Tottenham tactics: Spurs vs Sunderland preview (h)

The last match of this Premier League weekend see us host the Black Cats with Spurs vs Sunderland at White Hart Lane.

Former Spurs man Gustavo Poyet is also in desperate need of the points with his side now bottom of the Premier League. So what can we expect and what should be the Tottenham tactics for Spurs vs Sunderland this time?

Sunderland tactical switch

Gus Poyet completely flipped the way Sunderland were playing when he took over from Paulo Di Canio.

The temperamental Italian was using a very high tempo pressing game and was looking to cross the ball at every opportunity during his brief time in charge.

Poyet has since introduced a ball possession and counter attacking style. Sunderland went from being frequent crossers of the ball to one of the fewest. In fact during the Uruguayan’s time in charge, only Liverpool have put less balls in to the box.

He seemed to be developing a style, but his strategy has changed with his recent formation switch. Previously he was playing 4-1-4-1 or 4-3-3, but in his last two games, he has opted for three centre backs. This has seen him use much more aggressive wingbacks who are looking to cross for two centre forwards.

Since the switch in system, the Black Cats have gone from attempting 15 crosses per game to 25 per game, a massive leap. Marcos Alonso and Phil Bardsley are the main sources, along with Adam Johnson. He has strangely had to make do with a role from bench, but has scored and created both of their goals in this new system.

Whether Poyet sticks with his 3-4-1-2 formation or returns to the 4-3-3 of old will have a significant bearing on his strategy. The former set up will mean his side will look to cross, whereas the latter will see a lot more through balls for runners like Fabio Borini.

Sunderland conceding chances

In a system with three centre backs, the space to attack is usually out wide from the zones behind the wingbacks. This naturally draws the centre backs out in to spaces they don’t always want to be in.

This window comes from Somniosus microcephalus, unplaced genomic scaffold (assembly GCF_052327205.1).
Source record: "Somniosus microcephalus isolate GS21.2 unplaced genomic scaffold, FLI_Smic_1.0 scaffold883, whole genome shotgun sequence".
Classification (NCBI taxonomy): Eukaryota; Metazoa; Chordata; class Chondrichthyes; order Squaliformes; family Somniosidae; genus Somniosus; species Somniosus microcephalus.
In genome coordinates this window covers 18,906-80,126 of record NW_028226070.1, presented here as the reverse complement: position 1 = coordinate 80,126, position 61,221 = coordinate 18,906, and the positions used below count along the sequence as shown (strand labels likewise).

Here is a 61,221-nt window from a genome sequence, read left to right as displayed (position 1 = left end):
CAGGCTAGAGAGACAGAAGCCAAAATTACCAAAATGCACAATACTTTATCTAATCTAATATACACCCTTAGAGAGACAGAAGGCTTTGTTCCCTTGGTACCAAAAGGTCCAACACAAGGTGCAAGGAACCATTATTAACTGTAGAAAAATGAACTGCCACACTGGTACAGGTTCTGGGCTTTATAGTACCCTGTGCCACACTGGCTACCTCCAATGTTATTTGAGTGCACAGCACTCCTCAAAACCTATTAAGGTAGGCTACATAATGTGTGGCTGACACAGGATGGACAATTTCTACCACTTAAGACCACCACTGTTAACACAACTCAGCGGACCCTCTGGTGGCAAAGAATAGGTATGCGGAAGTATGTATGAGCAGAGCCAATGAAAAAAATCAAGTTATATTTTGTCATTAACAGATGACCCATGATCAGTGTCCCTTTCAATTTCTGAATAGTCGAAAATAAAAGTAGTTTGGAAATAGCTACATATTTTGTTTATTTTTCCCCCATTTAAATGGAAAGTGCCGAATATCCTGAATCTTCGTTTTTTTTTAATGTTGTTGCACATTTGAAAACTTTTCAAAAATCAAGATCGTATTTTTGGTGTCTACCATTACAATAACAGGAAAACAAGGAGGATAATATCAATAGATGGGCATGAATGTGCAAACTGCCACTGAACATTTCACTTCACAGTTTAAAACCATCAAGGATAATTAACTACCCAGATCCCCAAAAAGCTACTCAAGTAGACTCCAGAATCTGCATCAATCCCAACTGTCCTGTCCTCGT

With Sunderland it has been no different, but they have been particularly susceptible to being attacked down their right side. This part of the formation has Santiago Vergini on the outside of the centre back trio and Phil Bardsley as a very aggressive wingback.

Sunderland have been attacking down this side when going forward, which means Bardsley can often be caught up field. Coupled with this, Vergini is not the most positionally aware and looks like a defender still acclimatising to the Premier League.

Liverpool took advantage of this to earn the foul that brought them their first goal when Poyet used this three centre back formation at Anfield. The Reds then created a several chances down or from Sunderland’s right side in their 2-1 win.


Liverpool chances created against Sunderland.

Last Monday night, West Ham also capitalised from getting in to wide areas beyond the wingbacks, again particularly from the right side as Bardsley got caught forward.


West Ham chances created against Sunderland.

If Poyet again continues with his three centre back formation, then we need to play with plenty of width in order to stretch them out at the back.

In this 3-4-1-2- set up, the Uruguayan has gone with Lee Cattermole and Liam Bridcutt in front of the defence in order to congest the central area and screen his back three. This will see the middle become very crowded if we play narrow, so the Tottenham tactics for Spurs vs Sunderland need to focus on playing with as much width as possible.

Sunderland set pieces

One thing Sunderland have been and where they continue to be dangerous are at set pieces.

Gus Poyet obviously works hard on these on the training ground, as they spread the six-yard box extremely well. This gives them good coverage across this zone in order to win the first or second ball and gain control of any rebounds.

Earlier on in the season, Poyet was using five players to do this job with two at the near post, one in the middle and two at the far.


Sunderland have two at the near (1,2), one middle (3) and two at the far (4,5).

This is very reminiscent of the system used by Sam Allardyce at West Ham. However, since moving to a three centre back system, Poyet has additional height on the field to use at set pieces.

Now he uses six players across the six-yard box at corners and wide free kicks, having two at the near post, two in the middle and two at the far.

This was extremely potent against Liverpool, as Ki Sung-Yueng nodded home an Adam Johnson corner.


Sunderland now spread two players at the near post, middle and back.

John O’Shea also had a late chance with a header that he put wide after failing to twist in the air and get enough contact on the ball.

The Tottenham tactics for Spurs vs Sunderland here will need to be aware of the Black Cats crowding the six-yard box at set pieces.

Spurs vs Sunderland overall

This match will be dictated by how aggressive Gus Poyet is going to be.